2000 Labor Film Series
All films shown at the Eastman House Dryden Theater, 900 East Avenue
To celebrate a decade of collaboration during which the Rochester Labor Council and the George Eastman House showed nearly one hundred labor-related movies, the 2000 Labor Film Series brings back ten of the best and most popular of these films.
Friday. October 6
SILKWOOD (Mike Nichols, US, 1983, 131 min.) Karen Silkwood, a worker at the Kerr-McGee nuclear power plant, is heavily contaminated by radiation, due to unsafe conditions at the plant. When she decides to blow the whistle on the factory owners, she dies mysteriously in a car accident. Nominated for several Academy Awards, this film features great performances by Meryl Streep, Kurt Russell and Cher.
Friday, October 13
THE GRAPES OF WRATH (John Ford, US, 1940, 129 min) This John Ford classic stars Henry Fonda playing the role of his life in the film version of the Steinbeck novel about working people forced to migrate from the 1930s Oklahoma dustbowl to California. This movie is as relevant today as it was just after the Great Depression.
Friday, October 20
THE BICYCLE THIEF (Vittorio Dc Sica, Italy, 1948, 90 min. Italian with subtitles.) In this De Sica classic, a worker gets a job as a bill-poster on the condition that he own a bicycle. When the bicycle is stolen, the man and his son embark on an odyssey of despair. Not an exploration of political or collective struggle but of personal hardship, The Bicycle
Thief nonetheless suggests a universe inextricably bound by perverse economic ties. Lead actor Lamberto Maggiorani, a steel-worker, found himself unemployed soon after the film was completed.
Friday, October 27
I AM CUBA (Mikhail Kalatozov, Cuba/Soviet Union, 1964, 135 min. Spanish and Russian with subtitles.) The first film ever jointly presented by master directors Francis Ford Coppola and Martin Scorcese, this film by the great Soviet director is a whirling, feverish dance through the sensuous decadence of Batista’s Havana and the grinding poverty and oppression of the Cuban people. Kalatozov’s astonishingly acrobatic camera glides effortlessly through scenes of bathing beauties, landless peasants and student revolutionaries.
Wednesday, November 1
SALT OF THE EARTH (Herbert J. Biberman, US 1945, 94 min.) Rightfully featured in the National Film Registry, Salt of the Earth is a testament to the art of the moving image as well as invaluable evidence of one of America’s darkest periods of political persecution. Blacklisted director Biberman, producer Paul Jarrico, screenwriter Michael Wilson, and actor Will Gcer together tell the saga of striking Mexican-American zinc miners, whose wives boldly take to the picket lines when a court injunction is served against the workers.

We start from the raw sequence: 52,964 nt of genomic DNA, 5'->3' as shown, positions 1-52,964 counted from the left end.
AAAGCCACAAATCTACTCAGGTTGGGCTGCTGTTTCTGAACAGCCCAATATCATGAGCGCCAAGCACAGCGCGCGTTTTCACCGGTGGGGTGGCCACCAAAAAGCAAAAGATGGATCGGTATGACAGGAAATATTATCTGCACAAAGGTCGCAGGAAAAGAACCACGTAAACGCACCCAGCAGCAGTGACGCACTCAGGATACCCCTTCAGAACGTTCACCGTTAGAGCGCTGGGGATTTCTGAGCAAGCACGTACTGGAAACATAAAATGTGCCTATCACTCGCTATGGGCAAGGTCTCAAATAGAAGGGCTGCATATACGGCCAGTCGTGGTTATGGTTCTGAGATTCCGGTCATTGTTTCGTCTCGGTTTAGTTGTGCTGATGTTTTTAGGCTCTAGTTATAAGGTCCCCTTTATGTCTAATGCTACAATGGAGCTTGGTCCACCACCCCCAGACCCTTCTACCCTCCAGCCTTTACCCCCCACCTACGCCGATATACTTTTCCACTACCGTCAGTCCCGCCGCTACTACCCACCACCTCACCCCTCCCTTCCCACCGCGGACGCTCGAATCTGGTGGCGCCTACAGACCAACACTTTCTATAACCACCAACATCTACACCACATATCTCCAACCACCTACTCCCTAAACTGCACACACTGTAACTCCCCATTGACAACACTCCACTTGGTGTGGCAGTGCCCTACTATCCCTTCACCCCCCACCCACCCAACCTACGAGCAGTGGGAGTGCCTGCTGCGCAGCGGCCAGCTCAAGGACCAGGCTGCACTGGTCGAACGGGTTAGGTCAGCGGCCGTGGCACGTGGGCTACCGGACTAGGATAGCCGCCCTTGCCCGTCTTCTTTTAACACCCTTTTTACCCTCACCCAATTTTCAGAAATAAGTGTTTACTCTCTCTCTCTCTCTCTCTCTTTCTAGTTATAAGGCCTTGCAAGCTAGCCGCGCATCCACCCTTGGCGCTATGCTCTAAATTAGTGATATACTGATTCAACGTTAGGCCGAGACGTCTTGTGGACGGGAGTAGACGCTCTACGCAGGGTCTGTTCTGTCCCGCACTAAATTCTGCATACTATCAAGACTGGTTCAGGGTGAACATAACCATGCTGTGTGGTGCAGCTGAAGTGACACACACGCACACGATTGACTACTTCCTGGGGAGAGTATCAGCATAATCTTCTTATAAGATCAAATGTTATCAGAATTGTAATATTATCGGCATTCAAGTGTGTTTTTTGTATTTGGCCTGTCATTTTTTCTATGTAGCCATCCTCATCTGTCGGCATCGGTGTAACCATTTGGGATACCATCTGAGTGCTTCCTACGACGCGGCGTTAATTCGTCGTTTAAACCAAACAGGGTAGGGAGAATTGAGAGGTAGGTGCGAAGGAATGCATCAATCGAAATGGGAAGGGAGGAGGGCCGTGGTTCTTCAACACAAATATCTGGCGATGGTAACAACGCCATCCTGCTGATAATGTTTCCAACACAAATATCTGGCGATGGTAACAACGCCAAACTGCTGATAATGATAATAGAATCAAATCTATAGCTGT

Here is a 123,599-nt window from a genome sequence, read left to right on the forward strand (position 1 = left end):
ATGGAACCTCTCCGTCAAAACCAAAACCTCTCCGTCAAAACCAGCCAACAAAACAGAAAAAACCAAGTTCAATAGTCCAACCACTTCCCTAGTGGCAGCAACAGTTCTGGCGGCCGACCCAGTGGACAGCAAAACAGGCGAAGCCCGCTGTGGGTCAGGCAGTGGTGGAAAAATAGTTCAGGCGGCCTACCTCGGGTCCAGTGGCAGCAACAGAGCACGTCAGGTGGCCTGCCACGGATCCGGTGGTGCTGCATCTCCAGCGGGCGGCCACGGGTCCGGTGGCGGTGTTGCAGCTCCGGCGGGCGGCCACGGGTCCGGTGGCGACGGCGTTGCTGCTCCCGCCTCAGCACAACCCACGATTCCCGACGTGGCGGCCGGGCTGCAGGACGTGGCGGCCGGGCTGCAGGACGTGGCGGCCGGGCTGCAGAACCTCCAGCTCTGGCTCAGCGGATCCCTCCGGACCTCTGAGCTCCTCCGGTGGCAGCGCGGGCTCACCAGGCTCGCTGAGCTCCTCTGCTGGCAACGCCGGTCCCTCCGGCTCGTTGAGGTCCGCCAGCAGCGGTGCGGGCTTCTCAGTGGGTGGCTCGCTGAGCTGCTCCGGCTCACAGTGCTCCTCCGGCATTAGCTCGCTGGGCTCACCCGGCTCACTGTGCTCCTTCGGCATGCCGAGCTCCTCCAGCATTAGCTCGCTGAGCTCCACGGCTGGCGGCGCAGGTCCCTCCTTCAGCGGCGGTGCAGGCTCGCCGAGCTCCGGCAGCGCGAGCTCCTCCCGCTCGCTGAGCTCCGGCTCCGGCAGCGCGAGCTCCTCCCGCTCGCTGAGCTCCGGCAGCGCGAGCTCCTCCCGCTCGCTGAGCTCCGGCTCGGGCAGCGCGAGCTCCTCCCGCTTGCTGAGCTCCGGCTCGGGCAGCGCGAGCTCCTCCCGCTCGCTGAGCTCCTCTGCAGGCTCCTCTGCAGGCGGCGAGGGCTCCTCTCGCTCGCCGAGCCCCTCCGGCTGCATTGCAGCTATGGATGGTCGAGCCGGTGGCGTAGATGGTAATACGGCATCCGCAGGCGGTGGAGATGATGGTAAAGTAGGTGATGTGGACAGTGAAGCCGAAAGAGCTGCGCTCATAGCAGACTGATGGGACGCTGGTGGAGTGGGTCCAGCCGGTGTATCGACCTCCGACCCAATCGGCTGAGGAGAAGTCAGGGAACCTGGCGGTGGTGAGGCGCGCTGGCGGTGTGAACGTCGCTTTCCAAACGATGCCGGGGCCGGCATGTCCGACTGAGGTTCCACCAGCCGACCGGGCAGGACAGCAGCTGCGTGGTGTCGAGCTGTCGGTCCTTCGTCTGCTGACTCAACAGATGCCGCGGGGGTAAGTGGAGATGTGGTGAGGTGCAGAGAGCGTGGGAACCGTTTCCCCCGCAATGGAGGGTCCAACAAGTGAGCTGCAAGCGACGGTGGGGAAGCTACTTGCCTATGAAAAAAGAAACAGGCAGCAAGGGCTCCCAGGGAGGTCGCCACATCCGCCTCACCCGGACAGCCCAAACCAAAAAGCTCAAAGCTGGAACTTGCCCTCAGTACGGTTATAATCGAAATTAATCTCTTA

Friday. November 3
MODERN TIMES (Charles Chaplin, 1936, 85 min.) With Chaplin and Paulette Goddard. Print from GEH Archives. Chaplin's nearly silent classic — with a score by Chaplin himself — is the director’s look at industrialization and modernization from the point of view of his everyman hero, the little tramp. The scenes of Chaplin caught in the cogs of an assembly line will forever remain a metaphor for our modern condition.
Wednesday, November 8
JOE HILL (Bo Widerberg, Sweden/US 1971, 114 min., Swedish with subtitles)
This film marked the American arrival of Swedish master Bo Widerberg and defines his balance of technical exactness with a taste for on-camera improvisation. Joe Hill is the fictionalized story of the legendary songwriter-organizer for the Industrial Workers of the World (Wobblies) — his journey from Sweden to the US and his unrelenting fight for his cause. A nearly lost gem, the Swedish Film Institute in Stockholm has generously provided a 35mm print for this special screening.
NORMA RAE (Martin Ritt, US 1979, 110 min.) Deservedly taking home the Best Actress Oscar for her brilliant turn as a complex young woman worker in a southern textile plant, Sally Fields shines. As conditions in the plant force workers to consider unionizing, a Jewish labor organizer from NewYork City arrives, cultures clash, and tempers rise. From start to finish, Fields plays her kaleidoscopic part perfectly; as Vincent Canby noted, “Watching this actress give life to a woman of grit and guts, of humor and compassion, without worrying about the consequences, is the kind of marvelous experience we don't often see in movies.”
Friday, November 17
HARLAN COUNTY, U.S.A. (Barbara Kopple, US 1977, 103 min.) Gripping, human documentary whose Academy Award winning achievement is so pure, its effect so galvanizing that it mesmerized the 1976 New York Film Festival. Tells the story of the strike of UMWA miners in Kentucky against the Eastover Mining Company, owned by Duke Power. Like Salt of the Earth, this film focuses on the role played by miners’ wives in sustaining a labor struggle.
Friday, November 24
ROGER AND ME (Michael Moore, US, 1989, 87 min.) The ostensible goal of this hilarious film seems modest enough: trapping General Motors Chairman Roger Smith into a spontaneous reckoning of the disastrous human effects of his managerial malfeasance. Moore weaves a savage chronicle of how the unimpeded pursuit of profits by corporate America has undercut working people not only in his home town of Flint, Michigan but across the country.